CAMPAIGN UPDATE AND SUMMARY OF ONGOING WORK
Get your yard sign today! Sign up at our website or email me your address at email@example.com. A few voter plan important dates--- Voter registration ends October 11th. You may request a vote-by-mail ballot now, and it will be mailed to you beginning Monday, October 10th. All vote-by-mail ballots must be received by 7:00pm on November 8th – election day!
What issues are most important to you? Although up for re-election, I have not stopped working diligently for the interests of all those in Georgia House District 82.
SIERRA CLUB ENDORSEMENT
I am delighted to receive an endorsement from the Georgia Chapter of the Sierra Club. I have worked with Sierra Club on many issues, including my co-sponsorship of the coal ash bill, and I respect their expertise. I am also on the board of the Altamaha Riverkeepers, and this association helps me follow and understand water issues across the state. Below are photographs of some of my favorite places in Georgia.
SENATE STUDY COMMITTEE ON DEVELOPMENT AUTHORITIES
The Senate Study Committee on Development Authorities, formed to find ways of requiring more accountability and transparency from local development authorities, met again on August 25th at the State Capitol. I am thrilled that Republican Chair Max Burns is leading this effort and asking the same questions I have been asking for years: what is in the tax incentive deals offered to developers, who is entitled to know the details, and when may the taxpayers or impacted school systems know? There are over 1600 development authorities in Georgia. This is an important issue in my district and throughout the state.
The committee next meets on September 13th in Savannah at the Georgia Economic Development Conference and plans to make a full report to the State Senate by December 1st. For more information on the importance of the Senate study committee and my involvement from its conception, read this August 8th article from the Henry Herald.
MENTAL HEALTH PARITY ACT PART II
We are aggressively continuing our work on implementation of HB 1013. The Behavioral Health, Reform and Innovation Commission (BHRIC) met on June 9th and identified several key priorities for next year’s legislative session. These include data collection and data sharing, parity enforcement, reimbursement rates for mental health, workforce shortages, helping those with mental illness steer clear of the prison system, and coordination of care. This week's disaster of the closing of Atlanta Medical Center, a 460-bed Wellstar facility with 65,000 emergency room visits per year, intensifies our focus.
I am chairing the subcommittee on Behavioral Health Reform on Workforce and System Development. We met on July 7and you can watch that session in its entirety below. We will meet again on Wednesday, September 15th via zoom at 3 pm. The session will be live-streamed through the House Media Services webpage. Furthermore, I am leading the discussion on recreation of the MATCH committee, an interagency group that would assist with the placement of children in psychiatric crisis in Georgia.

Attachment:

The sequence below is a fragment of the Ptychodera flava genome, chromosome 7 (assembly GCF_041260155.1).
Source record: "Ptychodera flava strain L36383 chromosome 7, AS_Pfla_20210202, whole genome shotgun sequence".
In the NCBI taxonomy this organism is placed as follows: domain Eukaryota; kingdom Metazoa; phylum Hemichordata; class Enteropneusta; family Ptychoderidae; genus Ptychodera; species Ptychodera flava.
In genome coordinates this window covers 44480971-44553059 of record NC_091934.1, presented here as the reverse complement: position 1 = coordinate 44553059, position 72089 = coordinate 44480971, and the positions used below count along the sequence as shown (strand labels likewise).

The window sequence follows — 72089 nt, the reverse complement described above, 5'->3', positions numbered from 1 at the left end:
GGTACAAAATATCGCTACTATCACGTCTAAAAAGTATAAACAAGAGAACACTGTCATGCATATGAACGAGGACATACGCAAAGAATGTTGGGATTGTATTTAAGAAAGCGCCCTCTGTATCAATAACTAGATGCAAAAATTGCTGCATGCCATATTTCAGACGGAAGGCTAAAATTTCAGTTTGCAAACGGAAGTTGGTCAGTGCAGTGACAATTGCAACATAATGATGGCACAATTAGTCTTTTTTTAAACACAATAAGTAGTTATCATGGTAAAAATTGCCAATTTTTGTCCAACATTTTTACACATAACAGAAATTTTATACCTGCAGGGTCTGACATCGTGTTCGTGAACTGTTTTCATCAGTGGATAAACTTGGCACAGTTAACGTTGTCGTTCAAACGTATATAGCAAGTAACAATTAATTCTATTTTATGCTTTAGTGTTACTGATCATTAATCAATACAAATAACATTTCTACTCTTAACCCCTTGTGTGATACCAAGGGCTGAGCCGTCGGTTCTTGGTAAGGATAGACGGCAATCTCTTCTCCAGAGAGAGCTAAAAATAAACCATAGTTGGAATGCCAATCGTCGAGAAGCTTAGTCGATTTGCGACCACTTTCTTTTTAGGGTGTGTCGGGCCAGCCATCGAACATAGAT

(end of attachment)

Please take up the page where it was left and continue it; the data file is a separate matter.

I am tremendously grateful for all the energy given by so many people to implement HB 1013 and look forward to passing more reforms in the next legislative session.
Below is the Behavioral Health Reform & Innovation Workforce & System Development Subcommittee video.
GOVERNMENTAL AFFAIRS LOCAL SERVICE DELIVERY SUBCOMMITTEE
I met with the Governmental Affairs Local Service Delivery Subcommittee, chaired by Darlene Taylor, on July 20th and 21st. These meetings focus in part on the tensions of annexation and new cities in DeKalb County. You can watch both of those sessions below. The next session takes place on September 12th.
You can find below Part 1 and Part 2 of the Governmental Affairs Local Service Delivery Subcommittee meeting.
ISSUES FOR YOUR CONSIDERATION
UPDATES ON DYSLEXIA EVALUATIONS FROM 2019 STATUTE AND WIC PROCEDURES - Last week the State Board of Education unanimously approved rules for implementing a law passed in 2019 which mandates annual universal screenings for dyslexia. These screenings begin in the 2024-25 school year. My question is this: why did this measure take so long to pass, and why must it take so long to implement? Up to now, five percent of students have been formally identified with the learning disability which affects both math and reading skills. Research indicates that dyslexia could impact between 10 or as high as 20 percent of students now undiagnosed and untreated.
WIC (Women, Infants and Children) debit card availability is a related and important issue impacting many poor Georgia families. Georgia was the last of 50 states to give parents a debit card to obtain WIC benefits rather than the confusing and cumbersome paper vouchers. WIC provides high nutrition foods to pregnant women and infants and is recognized as an essential program to assist poor families.
GEORGIA NAMI AWARD
Congratulations to NAMI on its 40th anniversary, and thank you for your recognition of our 1013 team!
OUT AND ABOUT
I appreciate your interest and advocacy. Please reach out to me by email or phone to let me know your thoughts about proposed legislation or community concerns.
QUICK LINKS FOR YOU
You can search for and track bills, watch the House (or Senate) in Session, watch committee hearings, monitor legislation by committee, and find contact information —- all on the revamped General Assembly website. Here are quick links:
Make your views known. Write to the leaders:
Coverdell Legislative Office Building
18 Capitol Square, Suite 604
Atlanta, GA 30334